The first week of this month-long Los Angeles Times L.A. Food Bowl has been about so much more than food.

It’s been an impactful week of raised awareness for the tough issues that surround the food industry. I’ve witnessed an incredibly creative and innovative culinary community supporting each other as well as supporting the dire issues that need to be solved like access to healthy food for all and minimizing food waste.

#LAFoodBowl kicked off with a panel called ‘Chef’s Fable,’ that included Pulitzer Prize winning LA Times food critic, Jonathan Gold moderating a conversation with Roy Choi (who had just won Restaurant of the Year award along with Daniel Patterson for their Locol restaurant in Watts), Chef Massimo Bottura (Food for Soul), Jon Favreau (actor, writer, director), Chef Niki Nakayama, Chef Magnus Nilsson, and David Gelb, creator of Netflix series, Chef’s Table. The night served as a benefit for Robert Egger’s LA Kitchen that utilizes ‘healthy, local food that would otherwise go to waste, and uses it to empower, nourish, and engage the community.’

This night set the stage for the spirit of generosity and camaraderie that seems to be an integral ingredient in the L.A. food scene. This was just a few of the enthusiastic and passionate group of chefs who want to cook up dishes that nourish the soul, community and the planet.

As an entrepreneur, I’ve seen industries where the major players are bitter rivals and competition is fierce. But the food industry is different. With ‘food as medicine’ being a major topic of conversation today, there’s a cool collaborative connection between all of the players; chefs, food entrepreneurs, growers, farmers, manufacturers, brands, and retailers. Consumers are listening to chefs, chefs are listening to consumers and ultimately the marketplace is reflecting that conversation.

A Deloitte white paper titled ‘Capitalizing on the Shifting Consumer Food Value Equation,’ states that consumers no longer purchase food solely based on just price, taste and convenience any longer. There are new ‘evolving value drivers,’ “This no longer reflects a niche portion of the market. These evolving value drivers include health and wellness, food safety, social impact, experience and transparency.” Consumers want to know where food comes from, how it’s produced and what the social and environmental foot print is.

It’s difficult to wrap our heads around the numbers involved in food waste. reports that, “The tragedy is that the United States is losing 40% of its food supply at time when hunger and food insecurity are growing. There are nearly 50 million people in the United States living in households without suitable access to healthy food, and it’s not because of food shortages or a lack of production. As our Founder and Executive Director puts it, “Hunger is a distribution problem, not a supply problem.” Food waste also constitutes a waste of resources on a massive national scale. We spend $165 billion and use 25% of our freshwater just to produce the food that gets thrown away.” Yup, that goes thrown away!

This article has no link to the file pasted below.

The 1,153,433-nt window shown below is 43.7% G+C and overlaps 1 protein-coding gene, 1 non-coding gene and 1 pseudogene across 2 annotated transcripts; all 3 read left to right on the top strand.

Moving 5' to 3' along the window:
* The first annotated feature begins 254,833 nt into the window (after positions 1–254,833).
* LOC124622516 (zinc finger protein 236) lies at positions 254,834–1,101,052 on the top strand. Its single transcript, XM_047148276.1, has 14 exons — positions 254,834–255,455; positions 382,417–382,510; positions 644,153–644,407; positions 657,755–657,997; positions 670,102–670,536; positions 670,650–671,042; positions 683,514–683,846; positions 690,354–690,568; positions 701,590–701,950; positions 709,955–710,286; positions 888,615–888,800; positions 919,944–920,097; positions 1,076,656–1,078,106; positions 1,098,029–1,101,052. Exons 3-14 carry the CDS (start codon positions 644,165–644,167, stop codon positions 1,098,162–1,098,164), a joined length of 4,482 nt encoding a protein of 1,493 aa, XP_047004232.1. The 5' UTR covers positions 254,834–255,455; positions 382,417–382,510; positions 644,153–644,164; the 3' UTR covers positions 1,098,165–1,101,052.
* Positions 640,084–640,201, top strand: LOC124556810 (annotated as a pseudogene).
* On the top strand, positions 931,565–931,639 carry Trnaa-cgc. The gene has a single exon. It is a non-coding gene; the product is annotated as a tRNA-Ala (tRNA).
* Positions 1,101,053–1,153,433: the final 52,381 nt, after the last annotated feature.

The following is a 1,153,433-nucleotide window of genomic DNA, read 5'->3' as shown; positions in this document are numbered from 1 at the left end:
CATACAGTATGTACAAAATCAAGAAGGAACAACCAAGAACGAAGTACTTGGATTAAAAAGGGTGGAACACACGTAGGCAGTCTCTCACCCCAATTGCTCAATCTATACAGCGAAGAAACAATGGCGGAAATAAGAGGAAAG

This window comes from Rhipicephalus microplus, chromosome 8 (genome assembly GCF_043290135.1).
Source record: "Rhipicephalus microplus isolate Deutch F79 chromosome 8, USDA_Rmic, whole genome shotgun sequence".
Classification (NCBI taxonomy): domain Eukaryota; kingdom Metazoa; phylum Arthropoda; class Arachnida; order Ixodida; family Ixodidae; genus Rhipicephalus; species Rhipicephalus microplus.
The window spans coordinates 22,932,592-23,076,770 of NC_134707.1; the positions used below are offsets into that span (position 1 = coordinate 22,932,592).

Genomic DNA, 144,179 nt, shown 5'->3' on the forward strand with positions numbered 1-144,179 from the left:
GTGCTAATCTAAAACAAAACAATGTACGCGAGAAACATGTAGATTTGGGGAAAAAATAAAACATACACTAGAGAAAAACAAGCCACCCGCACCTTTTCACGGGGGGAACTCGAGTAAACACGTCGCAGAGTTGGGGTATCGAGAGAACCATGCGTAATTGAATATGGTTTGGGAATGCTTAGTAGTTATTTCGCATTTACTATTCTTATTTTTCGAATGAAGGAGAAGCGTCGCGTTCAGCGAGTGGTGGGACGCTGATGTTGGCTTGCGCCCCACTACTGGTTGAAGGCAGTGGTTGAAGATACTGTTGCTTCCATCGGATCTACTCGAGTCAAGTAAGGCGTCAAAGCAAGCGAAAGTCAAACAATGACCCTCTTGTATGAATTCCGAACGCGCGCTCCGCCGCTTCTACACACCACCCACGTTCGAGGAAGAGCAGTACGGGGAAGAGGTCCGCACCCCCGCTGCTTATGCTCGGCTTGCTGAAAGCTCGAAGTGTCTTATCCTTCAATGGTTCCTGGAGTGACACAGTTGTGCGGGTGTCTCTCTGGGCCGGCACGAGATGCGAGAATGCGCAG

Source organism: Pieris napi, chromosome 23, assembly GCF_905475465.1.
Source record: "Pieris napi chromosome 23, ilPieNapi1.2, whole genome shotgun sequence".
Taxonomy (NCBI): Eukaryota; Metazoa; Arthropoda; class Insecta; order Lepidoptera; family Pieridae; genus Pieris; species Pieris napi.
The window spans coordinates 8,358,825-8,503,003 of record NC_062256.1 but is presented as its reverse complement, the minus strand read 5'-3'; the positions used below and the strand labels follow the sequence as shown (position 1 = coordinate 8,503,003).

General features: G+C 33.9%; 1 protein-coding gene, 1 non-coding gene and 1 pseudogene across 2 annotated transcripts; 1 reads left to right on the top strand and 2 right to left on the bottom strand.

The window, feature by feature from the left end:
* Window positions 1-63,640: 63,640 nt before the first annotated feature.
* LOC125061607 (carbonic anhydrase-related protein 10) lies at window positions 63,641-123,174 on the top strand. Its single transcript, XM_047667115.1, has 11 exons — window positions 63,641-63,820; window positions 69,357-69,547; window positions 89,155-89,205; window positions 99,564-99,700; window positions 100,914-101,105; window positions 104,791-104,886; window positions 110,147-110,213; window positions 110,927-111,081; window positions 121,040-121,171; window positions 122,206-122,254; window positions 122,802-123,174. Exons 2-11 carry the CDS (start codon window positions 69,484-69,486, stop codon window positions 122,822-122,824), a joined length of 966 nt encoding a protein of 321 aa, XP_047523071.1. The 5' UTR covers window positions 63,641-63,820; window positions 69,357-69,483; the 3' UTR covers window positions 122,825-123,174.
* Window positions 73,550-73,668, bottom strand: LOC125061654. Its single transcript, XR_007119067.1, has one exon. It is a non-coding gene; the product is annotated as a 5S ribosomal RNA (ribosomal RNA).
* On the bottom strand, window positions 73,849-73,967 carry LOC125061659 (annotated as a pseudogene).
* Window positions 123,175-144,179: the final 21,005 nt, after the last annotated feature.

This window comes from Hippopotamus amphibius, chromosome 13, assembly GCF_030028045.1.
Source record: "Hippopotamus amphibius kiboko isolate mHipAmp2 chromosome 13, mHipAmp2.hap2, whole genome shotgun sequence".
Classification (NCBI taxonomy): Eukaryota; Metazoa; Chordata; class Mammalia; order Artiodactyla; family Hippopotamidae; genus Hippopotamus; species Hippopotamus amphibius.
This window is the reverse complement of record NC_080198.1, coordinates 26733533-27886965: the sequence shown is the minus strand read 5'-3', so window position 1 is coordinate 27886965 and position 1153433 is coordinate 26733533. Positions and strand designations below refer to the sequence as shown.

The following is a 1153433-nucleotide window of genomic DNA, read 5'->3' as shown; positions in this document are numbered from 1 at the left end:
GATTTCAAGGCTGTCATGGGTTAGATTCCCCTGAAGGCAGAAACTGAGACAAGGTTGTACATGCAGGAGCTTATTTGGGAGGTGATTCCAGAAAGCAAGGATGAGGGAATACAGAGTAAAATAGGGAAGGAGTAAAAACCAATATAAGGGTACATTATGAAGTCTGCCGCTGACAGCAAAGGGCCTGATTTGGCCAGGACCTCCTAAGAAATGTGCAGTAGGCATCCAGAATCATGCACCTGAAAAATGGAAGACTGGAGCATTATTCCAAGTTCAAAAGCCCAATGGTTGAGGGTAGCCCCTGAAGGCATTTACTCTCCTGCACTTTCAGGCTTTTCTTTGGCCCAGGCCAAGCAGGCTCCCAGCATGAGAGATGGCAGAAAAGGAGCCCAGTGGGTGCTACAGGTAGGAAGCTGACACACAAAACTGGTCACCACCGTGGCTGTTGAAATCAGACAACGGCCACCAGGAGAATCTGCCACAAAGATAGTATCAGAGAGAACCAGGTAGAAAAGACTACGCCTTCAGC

There are many more events to come over the next three weeks of LA Food Bowl and there are plenty of seats left at the table! Here’s the schedule of events that range from panels, to cooking demos, to dinner experiences, cause related talks and events. There’s something on the menu for everyone. Regardless of your food preferences these days (vegan, gluten free, non-GMO, paleo, low carb…) your body, mind and spirit will feel good after participating in these events and continuing to raise awareness about the important evolution of the future of food.

I look forward to meeting more game changers in the culinary world this week and feeling, even if in some small way, a part of what I would consider to be the best food city in the country. (My N.Y. and S.F. friends can tweet me here and agree to disagree)

Food is an amazing connector, we all have an emotional attachment to food that can serve as a catalyst to help innovate and solve problems. If we begin to think about relating to food with more mindfulness we’ll have an abundance of way more than just food.


Originally published at